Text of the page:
When asked about highlights of his career, Watkins says there have been so many incredible times that it’s hard to think of just one thing.
Here are just a few:
- Numerous performances in all the various spaces of Carnegie Hall.
- A recital at the United States Supreme Court with the great mezzo-soprano Joyce DiDonato, hosted by Ruth Bader Ginsburg, a deep lover of opera. Watkins also performed at another event for Ginsburg at Harvard University.
- Collaborations with opera stars including Renée Fleming, Joyce DiDonato, Kathleen Battle, Lawrence Brownlee and Thomas Hampson.
- A concert at Tulsa Opera in commemoration of the 1921 race massacre called “Greenwood Overcomes.”
- A program in Hamburg with Hampson and singers in the Elbphilharmonie concert hall amid the COVID-19 pandemic which celebrated black composers and their contributions.
- Teaching in summer programs and at conservatories.
- And most recently, a premiere Jan. 12 at the Metropolitan Museum of Art of a song cycle by Shawn Okpebholo. New York Times critic Oussama Zahr wrote:“The pianist Howard Watkins, dignified and unshowy, resisted moroseness as well as sentimentality, locating the power of the piece in its observational lens. Even in the wrenching song ‘Ahmaud’ — a tribute to Ahmaud Arbery who was gunned down in Georgia in 2020 by vigilantes — Watkins avoided milking the delicate, quietly devastated piano part as Giddens sang the lyric with the immediacy of a dramatic monologue.”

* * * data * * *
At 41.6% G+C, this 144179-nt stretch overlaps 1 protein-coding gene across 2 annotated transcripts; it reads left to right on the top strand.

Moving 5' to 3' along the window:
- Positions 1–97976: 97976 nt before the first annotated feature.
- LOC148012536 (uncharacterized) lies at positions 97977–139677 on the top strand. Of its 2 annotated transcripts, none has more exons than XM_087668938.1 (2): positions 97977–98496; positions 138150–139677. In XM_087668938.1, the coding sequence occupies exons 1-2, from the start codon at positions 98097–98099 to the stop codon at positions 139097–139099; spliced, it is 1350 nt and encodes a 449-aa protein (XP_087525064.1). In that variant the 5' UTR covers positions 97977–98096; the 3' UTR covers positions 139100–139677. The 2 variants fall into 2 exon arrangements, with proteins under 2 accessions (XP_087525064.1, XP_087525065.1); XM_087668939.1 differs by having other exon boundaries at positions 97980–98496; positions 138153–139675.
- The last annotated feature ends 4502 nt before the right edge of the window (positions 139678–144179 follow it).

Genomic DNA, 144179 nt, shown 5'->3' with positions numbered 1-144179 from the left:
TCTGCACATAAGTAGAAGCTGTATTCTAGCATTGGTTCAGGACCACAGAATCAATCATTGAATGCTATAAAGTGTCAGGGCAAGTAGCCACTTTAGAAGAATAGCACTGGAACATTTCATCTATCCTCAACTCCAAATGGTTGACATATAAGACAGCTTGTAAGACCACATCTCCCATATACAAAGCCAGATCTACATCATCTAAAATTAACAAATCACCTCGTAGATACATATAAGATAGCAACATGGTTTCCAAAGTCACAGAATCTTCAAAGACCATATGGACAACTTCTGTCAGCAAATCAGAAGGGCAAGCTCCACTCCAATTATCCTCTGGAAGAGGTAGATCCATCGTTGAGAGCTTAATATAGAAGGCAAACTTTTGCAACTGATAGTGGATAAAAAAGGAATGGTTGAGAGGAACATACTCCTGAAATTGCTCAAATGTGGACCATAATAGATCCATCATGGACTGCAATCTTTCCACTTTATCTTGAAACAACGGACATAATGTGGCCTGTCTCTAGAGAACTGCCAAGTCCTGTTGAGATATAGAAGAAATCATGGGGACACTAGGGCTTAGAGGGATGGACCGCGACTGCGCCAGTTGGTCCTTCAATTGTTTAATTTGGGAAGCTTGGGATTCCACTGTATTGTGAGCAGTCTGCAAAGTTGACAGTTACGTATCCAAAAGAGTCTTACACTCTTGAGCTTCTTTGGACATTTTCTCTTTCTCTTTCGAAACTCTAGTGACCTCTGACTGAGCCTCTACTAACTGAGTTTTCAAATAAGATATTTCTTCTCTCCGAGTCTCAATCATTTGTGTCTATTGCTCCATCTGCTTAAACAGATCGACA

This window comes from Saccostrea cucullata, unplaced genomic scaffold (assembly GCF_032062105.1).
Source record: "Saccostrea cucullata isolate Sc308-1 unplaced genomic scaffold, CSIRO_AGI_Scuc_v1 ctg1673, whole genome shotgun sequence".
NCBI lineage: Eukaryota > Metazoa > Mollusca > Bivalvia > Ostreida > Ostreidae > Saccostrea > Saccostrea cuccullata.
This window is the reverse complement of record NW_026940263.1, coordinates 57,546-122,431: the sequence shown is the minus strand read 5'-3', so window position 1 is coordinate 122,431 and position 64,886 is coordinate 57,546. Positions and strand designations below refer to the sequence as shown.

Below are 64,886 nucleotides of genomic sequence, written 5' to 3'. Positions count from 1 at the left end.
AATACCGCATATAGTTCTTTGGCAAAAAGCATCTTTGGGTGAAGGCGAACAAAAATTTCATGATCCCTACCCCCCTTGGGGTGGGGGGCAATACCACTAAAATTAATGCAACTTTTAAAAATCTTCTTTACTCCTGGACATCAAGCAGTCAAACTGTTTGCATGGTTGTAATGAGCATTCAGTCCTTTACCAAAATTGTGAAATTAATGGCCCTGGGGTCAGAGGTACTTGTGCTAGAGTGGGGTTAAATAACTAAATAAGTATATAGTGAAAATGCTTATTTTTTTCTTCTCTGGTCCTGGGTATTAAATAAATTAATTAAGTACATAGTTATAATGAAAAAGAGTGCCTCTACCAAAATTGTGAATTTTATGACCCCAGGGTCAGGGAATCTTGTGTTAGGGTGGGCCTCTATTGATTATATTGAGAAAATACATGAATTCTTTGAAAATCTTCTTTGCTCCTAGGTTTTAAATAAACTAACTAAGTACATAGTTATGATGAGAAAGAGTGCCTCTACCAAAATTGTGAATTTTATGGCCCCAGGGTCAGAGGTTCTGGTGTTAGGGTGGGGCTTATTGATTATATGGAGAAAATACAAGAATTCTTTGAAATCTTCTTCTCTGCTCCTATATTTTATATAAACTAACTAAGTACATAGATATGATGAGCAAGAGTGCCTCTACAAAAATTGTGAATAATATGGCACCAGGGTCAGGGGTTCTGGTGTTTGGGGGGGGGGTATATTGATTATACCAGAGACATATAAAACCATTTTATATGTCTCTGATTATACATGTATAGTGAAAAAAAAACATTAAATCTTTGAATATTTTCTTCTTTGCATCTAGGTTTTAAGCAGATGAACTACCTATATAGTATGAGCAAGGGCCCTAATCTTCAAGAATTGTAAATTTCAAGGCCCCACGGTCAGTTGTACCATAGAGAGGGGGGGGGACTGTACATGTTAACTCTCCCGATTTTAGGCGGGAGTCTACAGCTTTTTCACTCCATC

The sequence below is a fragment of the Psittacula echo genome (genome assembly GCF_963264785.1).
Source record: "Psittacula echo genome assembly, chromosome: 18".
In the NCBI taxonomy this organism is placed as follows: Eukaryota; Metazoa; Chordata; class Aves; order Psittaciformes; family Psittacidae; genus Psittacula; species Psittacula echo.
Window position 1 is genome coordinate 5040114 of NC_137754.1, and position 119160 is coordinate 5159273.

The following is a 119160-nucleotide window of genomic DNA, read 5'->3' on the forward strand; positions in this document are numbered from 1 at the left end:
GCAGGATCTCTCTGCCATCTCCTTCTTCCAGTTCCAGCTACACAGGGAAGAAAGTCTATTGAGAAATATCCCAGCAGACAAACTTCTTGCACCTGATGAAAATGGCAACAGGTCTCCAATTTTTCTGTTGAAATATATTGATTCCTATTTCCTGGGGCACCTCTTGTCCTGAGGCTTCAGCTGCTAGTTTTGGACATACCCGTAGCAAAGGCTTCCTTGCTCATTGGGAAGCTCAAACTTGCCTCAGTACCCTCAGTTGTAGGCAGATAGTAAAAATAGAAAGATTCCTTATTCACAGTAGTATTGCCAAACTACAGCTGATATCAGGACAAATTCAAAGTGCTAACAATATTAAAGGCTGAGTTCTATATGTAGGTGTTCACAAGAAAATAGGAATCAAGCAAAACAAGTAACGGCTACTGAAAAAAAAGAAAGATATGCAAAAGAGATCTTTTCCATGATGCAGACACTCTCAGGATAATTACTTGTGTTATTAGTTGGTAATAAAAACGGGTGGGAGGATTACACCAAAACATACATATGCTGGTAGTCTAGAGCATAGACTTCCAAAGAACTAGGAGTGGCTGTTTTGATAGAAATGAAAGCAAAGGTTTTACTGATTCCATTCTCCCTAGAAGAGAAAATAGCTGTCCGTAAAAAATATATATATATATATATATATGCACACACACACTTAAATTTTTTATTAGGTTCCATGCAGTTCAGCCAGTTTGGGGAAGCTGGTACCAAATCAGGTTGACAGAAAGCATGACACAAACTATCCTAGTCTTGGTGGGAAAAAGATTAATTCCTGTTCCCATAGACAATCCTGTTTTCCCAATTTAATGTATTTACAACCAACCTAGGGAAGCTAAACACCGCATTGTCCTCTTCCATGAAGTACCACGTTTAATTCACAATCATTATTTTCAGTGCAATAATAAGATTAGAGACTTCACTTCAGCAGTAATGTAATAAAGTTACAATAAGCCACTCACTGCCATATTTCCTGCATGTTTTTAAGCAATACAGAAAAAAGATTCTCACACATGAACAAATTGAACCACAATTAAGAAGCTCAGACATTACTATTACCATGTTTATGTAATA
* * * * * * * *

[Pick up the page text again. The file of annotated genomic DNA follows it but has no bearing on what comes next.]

Watkins says he is especially excited about the upcoming celebration of Maria Callas at Dayton Opera.
“Callas was one of the greatest singers in the history of opera in what she represents to all of us in her deep commitment to great singing and artistry married to complete immersion in the drama and text,” he says. “A Callas performance is never only about beautiful singing though it does contain that; rather, it guarantees storytelling at the highest level and draws the listener into the drama at an unparalleled level. Performing with these young singers in the repertoire that Callas sang is a chance for us to remember her artistry while experiencing their own fantastic singing and acting.”